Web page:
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In an InvestmentNews article by Darla Mercado she writes that the SEC has slapped a former UBS adviser with fraud charges, alleging that he set up a fund for investing in life settlements but instead used investors’ dollars to hire prostitutes and pay down gambling debts.
It was reported that the Securities and Exchange Commission charged Steven T. Kobayashi with fraud charges, ordering him to pay undisclosed civil penalties and disgorge all alleged ill-gotten gains. He is also facing related wire fraud and money-laundering charges by the U.S. Attorney’s Office in the Northern District of California.
InvestmentNews writes that the alleged fraud goes back to 2004, when Mr. Kobayashi was an adviser with UBS Financial Services Inc. Back then, a few of his clients were interested in investing in a pooled investment fund, and he suggested that they consider life settlements, the SEC claimed. Then, once the investors agreed to go along, Mr. Kobayashi at the end of 2004 set up Life Settlement Partners LLC, which purchased policies and operated outside of the adviser’s work with UBS, the commission charged. But according to the complaint, he did not notify UBS of his affiliation with Life Settlement Partners.
LSP had operated legitimately through 2005, buying 25 policies and receiving some of the proceeds as the policies matured, the SEC claims that Mr. Kobayashi began to siphon off the funds for his own use. Between February 2006 and September 2009, he allegedly pulled $1.4 million from LSP and set up a $3 million line of credit with the clients as guarantors.
The SEC claims that Kobayashi used the allegedly misappropriated cash to cover gambling debts, buy luxury cars and hire prostitutes. But the adviser blew through LSP’s liquid assets by the middle of 2007, the complaint states. Mr. Kobayashi became unable to pay down premiums on the policies, and many lapsed, according to the complaint. He also was unable to pay down the line of credit, the complaint states.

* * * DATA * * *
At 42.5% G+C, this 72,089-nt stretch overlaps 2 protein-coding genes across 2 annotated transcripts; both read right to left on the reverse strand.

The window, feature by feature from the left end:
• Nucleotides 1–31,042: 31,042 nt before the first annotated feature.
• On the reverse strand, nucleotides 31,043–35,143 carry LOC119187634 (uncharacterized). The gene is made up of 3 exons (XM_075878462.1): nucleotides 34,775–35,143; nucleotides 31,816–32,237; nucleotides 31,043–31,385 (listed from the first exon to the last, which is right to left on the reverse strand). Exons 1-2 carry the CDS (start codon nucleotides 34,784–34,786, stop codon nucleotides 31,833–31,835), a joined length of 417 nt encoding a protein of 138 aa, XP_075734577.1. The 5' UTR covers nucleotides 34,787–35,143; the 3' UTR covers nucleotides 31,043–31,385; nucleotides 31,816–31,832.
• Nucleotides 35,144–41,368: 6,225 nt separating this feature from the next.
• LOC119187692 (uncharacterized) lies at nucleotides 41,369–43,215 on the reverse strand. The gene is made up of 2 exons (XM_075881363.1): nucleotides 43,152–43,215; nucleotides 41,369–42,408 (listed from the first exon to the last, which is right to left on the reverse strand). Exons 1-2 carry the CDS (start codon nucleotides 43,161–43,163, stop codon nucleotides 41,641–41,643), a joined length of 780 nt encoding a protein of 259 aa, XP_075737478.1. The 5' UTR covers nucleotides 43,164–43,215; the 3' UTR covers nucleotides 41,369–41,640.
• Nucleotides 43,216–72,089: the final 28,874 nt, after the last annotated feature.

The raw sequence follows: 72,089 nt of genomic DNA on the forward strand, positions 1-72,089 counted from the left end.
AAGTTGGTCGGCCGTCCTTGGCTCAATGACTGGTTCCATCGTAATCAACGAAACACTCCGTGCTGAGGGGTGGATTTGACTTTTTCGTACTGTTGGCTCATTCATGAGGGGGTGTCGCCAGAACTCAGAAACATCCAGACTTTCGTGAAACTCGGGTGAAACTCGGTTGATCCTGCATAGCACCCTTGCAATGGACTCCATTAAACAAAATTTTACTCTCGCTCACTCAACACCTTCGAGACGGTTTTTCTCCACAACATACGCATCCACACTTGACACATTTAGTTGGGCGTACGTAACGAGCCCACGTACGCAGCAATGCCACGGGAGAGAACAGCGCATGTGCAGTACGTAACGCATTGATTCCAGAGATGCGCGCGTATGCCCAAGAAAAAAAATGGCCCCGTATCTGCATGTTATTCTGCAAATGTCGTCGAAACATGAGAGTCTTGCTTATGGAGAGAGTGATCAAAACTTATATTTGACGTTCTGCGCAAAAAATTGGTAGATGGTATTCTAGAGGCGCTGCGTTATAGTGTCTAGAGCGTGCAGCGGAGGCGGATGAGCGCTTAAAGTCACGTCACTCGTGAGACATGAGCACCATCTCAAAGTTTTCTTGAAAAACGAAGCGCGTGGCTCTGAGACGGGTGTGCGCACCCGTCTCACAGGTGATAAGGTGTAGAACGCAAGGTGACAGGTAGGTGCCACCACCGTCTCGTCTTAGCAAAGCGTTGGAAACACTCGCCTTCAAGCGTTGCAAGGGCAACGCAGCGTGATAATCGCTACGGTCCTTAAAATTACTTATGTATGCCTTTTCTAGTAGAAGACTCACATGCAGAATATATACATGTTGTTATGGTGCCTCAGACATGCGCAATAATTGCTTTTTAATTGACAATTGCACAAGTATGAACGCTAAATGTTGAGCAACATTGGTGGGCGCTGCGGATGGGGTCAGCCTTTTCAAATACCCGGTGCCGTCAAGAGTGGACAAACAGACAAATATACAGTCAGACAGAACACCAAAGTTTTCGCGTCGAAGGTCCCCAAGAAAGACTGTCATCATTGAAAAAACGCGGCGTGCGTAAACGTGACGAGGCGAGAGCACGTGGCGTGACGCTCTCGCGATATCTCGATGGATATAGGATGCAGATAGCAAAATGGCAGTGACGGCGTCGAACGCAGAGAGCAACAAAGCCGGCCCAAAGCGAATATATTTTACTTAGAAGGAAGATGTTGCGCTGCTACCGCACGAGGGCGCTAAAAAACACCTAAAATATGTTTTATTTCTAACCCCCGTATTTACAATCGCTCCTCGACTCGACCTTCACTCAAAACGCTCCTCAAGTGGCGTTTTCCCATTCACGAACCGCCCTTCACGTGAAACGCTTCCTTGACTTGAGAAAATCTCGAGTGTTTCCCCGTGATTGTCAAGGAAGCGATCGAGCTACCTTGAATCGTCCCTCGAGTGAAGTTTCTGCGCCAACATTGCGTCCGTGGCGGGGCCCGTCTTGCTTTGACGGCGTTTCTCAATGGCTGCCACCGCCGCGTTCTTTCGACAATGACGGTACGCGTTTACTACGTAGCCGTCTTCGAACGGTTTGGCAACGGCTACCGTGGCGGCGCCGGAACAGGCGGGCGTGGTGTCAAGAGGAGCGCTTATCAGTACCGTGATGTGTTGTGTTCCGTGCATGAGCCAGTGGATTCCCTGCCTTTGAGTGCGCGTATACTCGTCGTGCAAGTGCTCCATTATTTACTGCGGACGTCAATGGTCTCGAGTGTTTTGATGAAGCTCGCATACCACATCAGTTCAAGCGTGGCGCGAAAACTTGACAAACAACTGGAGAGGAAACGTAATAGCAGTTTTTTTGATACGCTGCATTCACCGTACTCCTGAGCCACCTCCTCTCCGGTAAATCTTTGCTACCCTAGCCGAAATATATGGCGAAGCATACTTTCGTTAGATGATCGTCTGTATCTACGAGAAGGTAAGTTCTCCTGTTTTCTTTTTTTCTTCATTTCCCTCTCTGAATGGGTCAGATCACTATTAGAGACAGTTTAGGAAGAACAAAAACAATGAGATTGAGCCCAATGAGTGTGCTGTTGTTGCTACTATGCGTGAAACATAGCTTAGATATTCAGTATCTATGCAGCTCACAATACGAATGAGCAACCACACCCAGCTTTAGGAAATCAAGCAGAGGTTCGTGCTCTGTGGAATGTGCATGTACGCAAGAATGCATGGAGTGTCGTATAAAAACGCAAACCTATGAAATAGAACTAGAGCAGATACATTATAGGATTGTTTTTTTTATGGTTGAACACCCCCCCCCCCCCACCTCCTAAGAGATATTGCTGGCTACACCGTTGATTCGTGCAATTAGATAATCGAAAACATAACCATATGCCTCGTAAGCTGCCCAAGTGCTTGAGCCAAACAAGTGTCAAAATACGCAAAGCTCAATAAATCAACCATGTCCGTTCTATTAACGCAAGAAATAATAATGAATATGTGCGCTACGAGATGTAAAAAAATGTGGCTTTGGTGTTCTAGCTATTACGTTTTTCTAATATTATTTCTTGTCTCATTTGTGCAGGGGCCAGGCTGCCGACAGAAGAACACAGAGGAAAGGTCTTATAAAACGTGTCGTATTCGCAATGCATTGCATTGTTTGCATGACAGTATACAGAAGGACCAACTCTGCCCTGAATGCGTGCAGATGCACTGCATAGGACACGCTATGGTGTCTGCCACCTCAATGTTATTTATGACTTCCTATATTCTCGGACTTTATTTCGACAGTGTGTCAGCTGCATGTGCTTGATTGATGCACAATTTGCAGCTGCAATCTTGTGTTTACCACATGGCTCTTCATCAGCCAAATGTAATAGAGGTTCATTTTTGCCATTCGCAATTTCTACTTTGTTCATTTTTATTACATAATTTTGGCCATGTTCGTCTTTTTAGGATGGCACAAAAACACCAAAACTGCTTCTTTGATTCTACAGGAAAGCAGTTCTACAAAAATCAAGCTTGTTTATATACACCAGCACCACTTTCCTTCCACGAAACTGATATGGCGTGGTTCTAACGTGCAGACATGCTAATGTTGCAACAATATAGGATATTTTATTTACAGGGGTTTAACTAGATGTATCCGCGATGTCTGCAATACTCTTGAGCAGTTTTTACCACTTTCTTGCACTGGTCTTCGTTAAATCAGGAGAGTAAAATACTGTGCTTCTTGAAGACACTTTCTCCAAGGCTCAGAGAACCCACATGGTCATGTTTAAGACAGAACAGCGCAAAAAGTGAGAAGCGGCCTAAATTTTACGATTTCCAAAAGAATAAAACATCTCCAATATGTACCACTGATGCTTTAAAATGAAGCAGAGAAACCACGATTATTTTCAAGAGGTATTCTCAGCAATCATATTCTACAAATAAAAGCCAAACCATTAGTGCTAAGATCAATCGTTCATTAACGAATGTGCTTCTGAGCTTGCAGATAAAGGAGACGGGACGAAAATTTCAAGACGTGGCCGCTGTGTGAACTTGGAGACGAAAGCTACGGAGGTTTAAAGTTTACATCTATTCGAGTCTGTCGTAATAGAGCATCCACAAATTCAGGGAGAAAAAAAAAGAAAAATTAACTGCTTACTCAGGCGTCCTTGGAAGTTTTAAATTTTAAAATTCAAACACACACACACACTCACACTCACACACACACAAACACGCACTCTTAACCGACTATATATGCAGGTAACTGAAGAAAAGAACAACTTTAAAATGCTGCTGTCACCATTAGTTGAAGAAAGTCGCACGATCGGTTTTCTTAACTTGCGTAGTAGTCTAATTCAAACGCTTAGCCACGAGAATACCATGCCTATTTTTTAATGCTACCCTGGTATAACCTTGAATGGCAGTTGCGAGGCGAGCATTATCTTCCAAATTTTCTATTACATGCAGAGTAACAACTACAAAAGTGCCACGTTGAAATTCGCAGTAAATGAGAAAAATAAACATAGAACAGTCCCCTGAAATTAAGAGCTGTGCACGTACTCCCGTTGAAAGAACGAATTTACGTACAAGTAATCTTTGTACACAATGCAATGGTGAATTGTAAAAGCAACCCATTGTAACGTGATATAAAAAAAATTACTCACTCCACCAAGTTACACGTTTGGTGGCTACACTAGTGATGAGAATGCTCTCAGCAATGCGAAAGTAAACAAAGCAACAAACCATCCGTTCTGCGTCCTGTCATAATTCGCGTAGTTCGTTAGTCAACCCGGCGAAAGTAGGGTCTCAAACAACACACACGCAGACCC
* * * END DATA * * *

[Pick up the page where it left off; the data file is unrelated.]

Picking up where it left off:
The LSP investors came looking for their returns, Mr. Kobayashi turned to a handful of UBS customers, allegedly advising them to liquidate holdings in their accounts and to loan money to LSP. Those proceeds went toward paying disgruntled LSP investors, according to the SEC. Then, Mr. Kobayashi allegedly siphoned off $1.9 million from UBS customers by directing them to liquidate their accounts for supposed investments. The SEC claims that he also stole an additional $4 million from clients at UBS and LSP — including the $3 million line of credit.
It was reported that Mr. Kobayashi resigned in Sept. 2009 after a client complained to the firm, claiming that the adviser had stolen “hundreds of thousands of dollars” from her and other clients’ accounts. She also claimed that Mr. Kobayashi had solicited loans from her and other customers, according to the SEC’s suit. UBS notified the SEC about Mr. Kobayashi’s misconduct.
If you feel you have been a victim of the alleged fraudulent schemes of Steven T. Kobayashi with USB Financial Services, Inc., or any other similar situation, call a Securities Arbitration Lawyer for a free consultation on how to recover your losses. To speak with an attorney, call 888-760-6552, or visit www.stockmarketlawsuit.com. Soreide Law Group, PLLC., representing investors nationwide before FINRA the Financial Industry Regulatory Authority.